iDemystify | En route Spiti with Murphy continues

Continued from iDemystify | En route Spiti with Murphy

Just to recap: So far in this story life handed me over to Murphy and in turn Murphy drove us over the road divider and then presented us with a flat tyre. What happens next? Read on...

The interval --
All was well thereafter. I’d resumed back to my matchstick mode when between being lulled and then jerked out of sleep I heard the driver mutter to us that he wanted to sleep for about half an hour before continuing the journey any further. In my own state of sleep induced delirium, I thought that it made perfect sense. At least he’d be able to focus (read: drive better) after a power nap. I checked the time. It was 2 AM. We were still some distance away from Manali. We still had the group to meet and bus to catch at 5 AM. But half an hour wouldn’t hurt. Right?

Showers of blessings --
Murphy, who’d reclined his seat under the pretext of sleeping for half an hour, had to be woken up by ‘yours truly’ who now jolted-from-her-sleep realized it was 3 AM. We had two hours to reach Manali. When quizzed on how long it would take, Murphy promptly replied, “Two hours”! And so we set out; the pace much smoother than earlier in the night. But that’s not where this story is going. Because at just about that same time, it started to rain!
On the outside the long uphill winding roads continued. No lights on the roads continued. And in addition we had the rains too.
Sleep was still hard to fight. And there was only so much I could and chose to fight.

When I trained my eyes on the road some time later I tried to catch the milestones to make sense of how much more distance was left for us to cover. There was a slight tension in the air only because we were suddenly certain of not making it to Manali by 5 AM. The idea of checking in into the guesthouse to catch even one hour’s worth of sleep long since chucked out of the window into the ravines next to us.
So imagine the look on my face (because I don’t know what it may have been) when Murphy asked me to check my phone for directions and (fortunately again) network complied only to inform us that we’d driven 15 kilometers in the wrong direction (towards Manikaran. Refer to the image of the map below. Frost spoke of two roads diverging in the forest. My friend Murphy here took the one not required).
Already in the race against time and struggle against wondering what the hell what up with the writers of the story of my life we had Murphy take a U-turn and get back to road we were meant to take.

The horizon --
Daybreak was somewhere in sight. We decided to give the tour organizer a heads-up that we were running behind time only to be told that we should call and speak to the driver. A second call was made and the message delivered. Driver of the bus, a certain Mr. Prem, sounded sympathetic. My concerns were seemingly allayed.
And the distance was gradually reducing too. In retrospect, I gave up on (and hence have no memory of) how Murphy drove the rest of the journey.
Not until we were stopped at the check post by the cops. My friend and I exchanged a look – our journey was far from drawing to a close it seemed because as fate would have it, Murphy didn’t have the required permit papers on his person.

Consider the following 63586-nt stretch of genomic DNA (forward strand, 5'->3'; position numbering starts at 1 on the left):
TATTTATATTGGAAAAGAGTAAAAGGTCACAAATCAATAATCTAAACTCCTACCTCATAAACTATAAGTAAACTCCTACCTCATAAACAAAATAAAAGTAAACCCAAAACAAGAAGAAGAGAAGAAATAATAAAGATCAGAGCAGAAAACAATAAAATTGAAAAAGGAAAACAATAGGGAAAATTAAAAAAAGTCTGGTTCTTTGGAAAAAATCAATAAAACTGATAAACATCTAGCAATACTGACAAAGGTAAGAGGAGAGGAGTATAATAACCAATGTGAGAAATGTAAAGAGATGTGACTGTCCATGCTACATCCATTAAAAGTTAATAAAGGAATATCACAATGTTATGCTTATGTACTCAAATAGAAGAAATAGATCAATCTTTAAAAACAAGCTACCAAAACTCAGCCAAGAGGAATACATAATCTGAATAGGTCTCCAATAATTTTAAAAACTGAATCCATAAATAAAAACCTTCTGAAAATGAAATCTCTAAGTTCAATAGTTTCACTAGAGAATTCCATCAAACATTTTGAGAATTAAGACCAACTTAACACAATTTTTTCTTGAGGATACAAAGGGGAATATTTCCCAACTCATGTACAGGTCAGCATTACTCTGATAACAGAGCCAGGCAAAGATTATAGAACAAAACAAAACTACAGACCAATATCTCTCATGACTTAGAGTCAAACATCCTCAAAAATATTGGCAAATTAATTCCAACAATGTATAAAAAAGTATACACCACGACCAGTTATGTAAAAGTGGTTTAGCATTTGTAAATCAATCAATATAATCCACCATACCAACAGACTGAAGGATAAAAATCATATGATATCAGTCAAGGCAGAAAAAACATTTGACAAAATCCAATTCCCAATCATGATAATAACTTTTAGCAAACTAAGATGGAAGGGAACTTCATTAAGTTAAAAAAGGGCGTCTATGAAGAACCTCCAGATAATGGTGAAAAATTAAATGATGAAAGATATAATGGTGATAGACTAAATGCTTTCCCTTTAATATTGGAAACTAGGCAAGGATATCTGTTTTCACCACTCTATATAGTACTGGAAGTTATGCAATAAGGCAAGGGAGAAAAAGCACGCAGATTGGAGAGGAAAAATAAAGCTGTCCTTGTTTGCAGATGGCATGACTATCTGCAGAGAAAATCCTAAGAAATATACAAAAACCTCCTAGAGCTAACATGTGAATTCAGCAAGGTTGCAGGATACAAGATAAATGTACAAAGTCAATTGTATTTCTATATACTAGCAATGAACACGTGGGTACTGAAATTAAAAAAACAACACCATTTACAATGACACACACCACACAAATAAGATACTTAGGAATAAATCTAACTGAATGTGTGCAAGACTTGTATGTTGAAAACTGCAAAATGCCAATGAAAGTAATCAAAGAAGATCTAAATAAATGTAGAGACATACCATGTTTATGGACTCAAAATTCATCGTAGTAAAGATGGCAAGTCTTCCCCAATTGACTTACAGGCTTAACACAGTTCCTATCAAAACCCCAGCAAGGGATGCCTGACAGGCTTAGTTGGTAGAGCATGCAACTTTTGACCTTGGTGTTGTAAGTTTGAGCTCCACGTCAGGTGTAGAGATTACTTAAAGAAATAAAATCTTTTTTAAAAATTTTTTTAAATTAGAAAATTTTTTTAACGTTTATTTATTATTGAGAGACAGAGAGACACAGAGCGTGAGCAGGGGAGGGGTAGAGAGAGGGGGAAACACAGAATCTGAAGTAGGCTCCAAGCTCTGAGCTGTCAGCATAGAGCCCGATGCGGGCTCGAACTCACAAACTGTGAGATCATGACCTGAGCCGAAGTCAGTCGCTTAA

So while conversations ensued between Murphy and the cops, I was dialling Mr. Prem for a second time in less than 30 minutes only to be given a number of THE driver! At this point I believe I did roll my eyes out (the only time I did react since all things "this" had transpired).
Apparently as I did learn then, Mr. Prem was not going to be driving our group from Manali to Spiti so I would need to speak the man who would. Another frantic call was made and a word was had with this new driver who was nonetheless equally sympathetic.
Before we knew it Murphy’s matters with the cops were also now resolved (or so it seemed) and we were off again.
Manali a mere 10 kilometers away.
I could hear my heart thump.
It had been a long night.
And an even longer journey where it was just dawning on me that the entire time I’d been sitting cross armed; my fingers digging into my arms being the only response my body mustered through all the madness. But this would be over soon.
If that were the view. Mayhaps it would be easier to accept.

It was 5:30 AM. 
We were already 30 minutes behind time.
The group was going to be furious. My friend decided to phone one of the co-travellers to keep them in the loop. 
We’d get there soon.
Not quite actually because we were stopped yet again by the cops at the other end of the check post!
We were a mere 3 kilometers away from Manali by this time. I groaned and I called the bus driver requesting him to pick us up while Murphy fought his own battle with the cops. We were done with him. However that wasn’t to be the case.
Murphy extricated himself somehow and was to be the person to deliver us to Rajesh – the bus driver who was now replacing Mr. Prem.
And so at 6:30 AM, after a night full of exploits of every kind and form during what had turned out to be a 18.5 hour taxi ride from Delhi (though Google says it is 11 hours 15 mins - refer map above), the three of us stepped out of the vehicle to board the bus of seemingly disgruntled fellow co-travellers in Manali (and with reason as they’d woken up around 4 AM and we’d caused everyone the delay in departure).

But the ice would thaw sooner than we’d anticipated. 
And we had no one but Rajesh to thank. 
More on that in the next post! 

The journey continues here... 

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